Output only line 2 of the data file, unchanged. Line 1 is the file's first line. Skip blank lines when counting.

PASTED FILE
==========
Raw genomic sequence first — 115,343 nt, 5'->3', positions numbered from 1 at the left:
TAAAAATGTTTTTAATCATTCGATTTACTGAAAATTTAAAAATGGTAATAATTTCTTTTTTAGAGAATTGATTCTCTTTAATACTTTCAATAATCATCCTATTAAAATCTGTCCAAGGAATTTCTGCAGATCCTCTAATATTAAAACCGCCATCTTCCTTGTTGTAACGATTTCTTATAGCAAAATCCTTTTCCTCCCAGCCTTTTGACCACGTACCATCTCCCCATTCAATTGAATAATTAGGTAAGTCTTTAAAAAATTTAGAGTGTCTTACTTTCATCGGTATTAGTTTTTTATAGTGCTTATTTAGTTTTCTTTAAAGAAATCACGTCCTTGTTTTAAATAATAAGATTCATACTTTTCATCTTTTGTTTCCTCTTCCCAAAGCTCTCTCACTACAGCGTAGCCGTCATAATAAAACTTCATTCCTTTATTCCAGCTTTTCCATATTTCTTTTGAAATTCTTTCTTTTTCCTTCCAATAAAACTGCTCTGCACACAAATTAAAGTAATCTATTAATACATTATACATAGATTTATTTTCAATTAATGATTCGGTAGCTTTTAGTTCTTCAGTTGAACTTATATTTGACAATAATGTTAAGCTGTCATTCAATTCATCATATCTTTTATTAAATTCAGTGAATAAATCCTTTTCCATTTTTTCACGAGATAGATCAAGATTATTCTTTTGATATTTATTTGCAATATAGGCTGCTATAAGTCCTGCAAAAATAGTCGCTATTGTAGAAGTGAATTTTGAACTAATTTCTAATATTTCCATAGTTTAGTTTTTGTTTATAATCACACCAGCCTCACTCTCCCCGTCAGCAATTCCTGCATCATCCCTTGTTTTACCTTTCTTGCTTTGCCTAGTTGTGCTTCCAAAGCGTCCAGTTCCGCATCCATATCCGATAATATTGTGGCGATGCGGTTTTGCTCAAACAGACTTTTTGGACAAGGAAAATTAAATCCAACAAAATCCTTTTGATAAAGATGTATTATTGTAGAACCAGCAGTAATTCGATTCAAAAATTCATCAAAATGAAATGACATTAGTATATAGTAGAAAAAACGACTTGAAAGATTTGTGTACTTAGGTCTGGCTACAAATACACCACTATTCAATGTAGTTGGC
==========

TAAAAATGTTTTTAATCATTCGATTTACTGAAAATTTAAAAATGGTAATAATTTCTTTTTTAGAGAATTGATTCTCTTTAATACTTTCAATAATCATCCTATTAAAATCTGTCCAAGGAATTTCTGCAGATCCTCTAATATTAAAACCGCCATCTTCCTTGTTGTAACGATTTCTTATAGCAAAATCCTTTTCCTCCCAGCCTTTTGACCACGTACCATCTCCCCATTCAATTGAATAATTAGGTAAGTCTTTAAAAAATTTAGAGTGTCTTACTTTCATCGGTATTAGTTTTTTATAGTGCTTATTTAGTTTTCTTTAAAGAAATCACGTCCTTGTTTTAAATAATAAGATTCATACTTTTCATCTTTTGTTTCCTCTTCCCAAAGCTCTCTCACTACAGCGTAGCCGTCATAATAAAACTTCATTCCTTTATTCCAGCTTTTCCATATTTCTTTTGAAATTCTTTCTTTTTCCTTCCAATAAAACTGCTCTGCACACAAATTAAAGTAATCTATTAATACATTATACATAGATTTATTTTCAATTAATGATTCGGTAGCTTTTAGTTCTTCAGTTGAACTTATATTTGACAATAATGTTAAGCTGTCATTCAATTCATCATATCTTTTATTAAATTCAGTGAATAAATCCTTTTCCATTTTTTCACGAGATAGATCAAGATTATTCTTTTGATATTTATTTGCAATATAGGCTGCTATAAGTCCTGCAAAAATAGTCGCTATTGTAGAAGTGAATTTTGAACTAATTTCTAATATTTCCATAGTTTAGTTTTTGTTTATAATCACACCAGCCTCACTCTCCCCGTCAGCAATTCCTGCATCATCCCTTGTTTTACCTTTCTTGCTTTGCCTAGTTGTGCTTCCAAAGCGTCCAGTTCCGCATCCATATCCGATAATATTGTGGCGATGCGGTTTTGCTCAAACAGACTTTTTGGACAAGGAAAATTAAATCCAACAAAATCCTTTTGATAAAGATGTATTATTGTAGAACCAGCAGTAATTCGATTCAAAAATTCATCAAAATGAAATGACATTAGTATATAGTAGAAAAAACGACTTGAAAGATTTGTGTACTTAGGTCTGGCTACAAATACACCACTATTCAATGTAGTTGGC